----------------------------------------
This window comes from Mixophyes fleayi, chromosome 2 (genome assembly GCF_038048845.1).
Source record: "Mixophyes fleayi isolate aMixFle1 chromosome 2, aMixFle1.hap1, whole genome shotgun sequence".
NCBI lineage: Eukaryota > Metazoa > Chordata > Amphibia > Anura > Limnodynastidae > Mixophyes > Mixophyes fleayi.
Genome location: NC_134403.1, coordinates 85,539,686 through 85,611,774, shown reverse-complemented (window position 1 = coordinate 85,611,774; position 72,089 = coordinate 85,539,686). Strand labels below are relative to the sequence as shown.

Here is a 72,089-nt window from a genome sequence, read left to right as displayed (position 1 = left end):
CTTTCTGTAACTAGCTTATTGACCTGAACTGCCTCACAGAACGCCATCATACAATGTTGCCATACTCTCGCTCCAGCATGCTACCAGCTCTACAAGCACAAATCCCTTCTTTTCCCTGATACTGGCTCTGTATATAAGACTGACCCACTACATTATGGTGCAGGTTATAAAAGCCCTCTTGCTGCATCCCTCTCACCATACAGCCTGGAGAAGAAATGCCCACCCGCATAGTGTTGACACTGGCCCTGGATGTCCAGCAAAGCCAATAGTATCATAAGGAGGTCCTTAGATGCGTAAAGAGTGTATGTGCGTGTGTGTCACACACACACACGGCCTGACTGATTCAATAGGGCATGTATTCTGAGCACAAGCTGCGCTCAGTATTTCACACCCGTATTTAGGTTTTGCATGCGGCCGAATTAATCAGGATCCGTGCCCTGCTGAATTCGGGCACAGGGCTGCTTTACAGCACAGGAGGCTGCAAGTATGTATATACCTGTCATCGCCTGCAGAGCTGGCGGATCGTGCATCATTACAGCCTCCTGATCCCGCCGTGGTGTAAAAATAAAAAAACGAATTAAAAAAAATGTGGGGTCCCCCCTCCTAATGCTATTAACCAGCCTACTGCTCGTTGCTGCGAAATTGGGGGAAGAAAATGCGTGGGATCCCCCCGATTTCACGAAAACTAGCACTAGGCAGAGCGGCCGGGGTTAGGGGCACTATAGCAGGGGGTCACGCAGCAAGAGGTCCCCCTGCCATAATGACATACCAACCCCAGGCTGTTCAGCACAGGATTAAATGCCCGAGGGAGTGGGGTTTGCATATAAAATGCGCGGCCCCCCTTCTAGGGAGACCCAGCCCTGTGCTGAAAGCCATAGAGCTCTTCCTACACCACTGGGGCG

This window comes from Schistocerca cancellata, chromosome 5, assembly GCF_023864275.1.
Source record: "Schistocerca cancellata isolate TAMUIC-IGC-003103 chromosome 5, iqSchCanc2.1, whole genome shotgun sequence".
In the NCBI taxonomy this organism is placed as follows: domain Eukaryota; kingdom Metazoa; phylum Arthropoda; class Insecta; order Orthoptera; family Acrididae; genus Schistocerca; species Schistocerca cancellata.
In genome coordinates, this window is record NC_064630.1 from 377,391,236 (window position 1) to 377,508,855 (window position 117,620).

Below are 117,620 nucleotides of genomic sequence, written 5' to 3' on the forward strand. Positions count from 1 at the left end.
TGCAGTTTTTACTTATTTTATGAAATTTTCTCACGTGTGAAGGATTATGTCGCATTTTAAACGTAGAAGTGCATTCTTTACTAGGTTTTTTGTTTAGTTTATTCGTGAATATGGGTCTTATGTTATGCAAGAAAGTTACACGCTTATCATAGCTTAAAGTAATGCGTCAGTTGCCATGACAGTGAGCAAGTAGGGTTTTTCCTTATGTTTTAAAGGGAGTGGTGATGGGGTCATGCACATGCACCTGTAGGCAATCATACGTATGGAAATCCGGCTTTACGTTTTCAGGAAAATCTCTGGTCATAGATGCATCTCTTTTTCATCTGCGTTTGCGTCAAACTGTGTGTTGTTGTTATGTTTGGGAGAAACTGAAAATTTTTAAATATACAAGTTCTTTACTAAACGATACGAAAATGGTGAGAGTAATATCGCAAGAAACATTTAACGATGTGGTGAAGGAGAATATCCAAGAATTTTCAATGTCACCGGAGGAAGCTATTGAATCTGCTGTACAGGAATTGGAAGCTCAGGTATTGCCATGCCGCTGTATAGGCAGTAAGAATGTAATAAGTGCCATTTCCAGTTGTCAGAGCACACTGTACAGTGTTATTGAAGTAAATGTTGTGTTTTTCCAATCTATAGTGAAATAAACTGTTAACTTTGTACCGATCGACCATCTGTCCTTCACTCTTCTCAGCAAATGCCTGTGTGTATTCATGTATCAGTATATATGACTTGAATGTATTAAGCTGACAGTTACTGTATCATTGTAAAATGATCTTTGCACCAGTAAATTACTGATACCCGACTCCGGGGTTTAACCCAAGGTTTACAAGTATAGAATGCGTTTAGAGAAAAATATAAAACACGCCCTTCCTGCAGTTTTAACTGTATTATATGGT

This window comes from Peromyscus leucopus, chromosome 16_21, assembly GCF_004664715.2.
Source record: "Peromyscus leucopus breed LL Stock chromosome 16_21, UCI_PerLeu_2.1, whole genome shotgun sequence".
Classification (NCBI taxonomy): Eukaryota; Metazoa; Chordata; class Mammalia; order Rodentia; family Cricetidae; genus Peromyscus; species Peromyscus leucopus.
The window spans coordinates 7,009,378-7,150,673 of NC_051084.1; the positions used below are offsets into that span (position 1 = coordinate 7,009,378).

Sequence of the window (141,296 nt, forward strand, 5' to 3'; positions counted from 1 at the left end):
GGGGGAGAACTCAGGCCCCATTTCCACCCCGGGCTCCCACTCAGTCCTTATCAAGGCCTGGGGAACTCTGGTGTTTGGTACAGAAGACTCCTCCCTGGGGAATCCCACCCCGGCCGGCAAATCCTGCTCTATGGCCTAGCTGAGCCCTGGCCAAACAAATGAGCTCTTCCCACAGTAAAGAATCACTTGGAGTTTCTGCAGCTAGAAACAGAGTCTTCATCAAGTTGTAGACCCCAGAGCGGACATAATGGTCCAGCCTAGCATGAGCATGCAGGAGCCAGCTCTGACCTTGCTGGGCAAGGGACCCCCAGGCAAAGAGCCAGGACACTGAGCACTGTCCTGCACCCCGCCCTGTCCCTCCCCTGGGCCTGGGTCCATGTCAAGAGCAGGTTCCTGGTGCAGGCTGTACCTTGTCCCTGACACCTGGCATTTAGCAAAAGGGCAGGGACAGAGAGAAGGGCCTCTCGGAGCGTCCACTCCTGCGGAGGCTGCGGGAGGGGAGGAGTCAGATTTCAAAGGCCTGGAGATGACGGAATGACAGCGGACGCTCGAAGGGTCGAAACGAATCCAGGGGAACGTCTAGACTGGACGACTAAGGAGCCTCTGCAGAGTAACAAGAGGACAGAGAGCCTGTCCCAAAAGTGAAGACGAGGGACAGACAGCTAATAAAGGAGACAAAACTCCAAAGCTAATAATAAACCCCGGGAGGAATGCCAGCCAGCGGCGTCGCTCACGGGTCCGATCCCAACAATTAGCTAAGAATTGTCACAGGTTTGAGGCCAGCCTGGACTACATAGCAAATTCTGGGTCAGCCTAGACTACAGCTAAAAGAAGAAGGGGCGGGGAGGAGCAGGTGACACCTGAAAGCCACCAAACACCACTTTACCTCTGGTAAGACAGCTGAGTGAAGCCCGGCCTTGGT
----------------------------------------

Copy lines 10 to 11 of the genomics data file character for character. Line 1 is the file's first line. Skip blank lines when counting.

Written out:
In genome coordinates, this window is record NC_064630.1 from 377,391,236 (window position 1) to 377,508,855 (window position 117,620).

Below are 117,620 nucleotides of genomic sequence, written 5' to 3' on the forward strand. Positions count from 1 at the left end.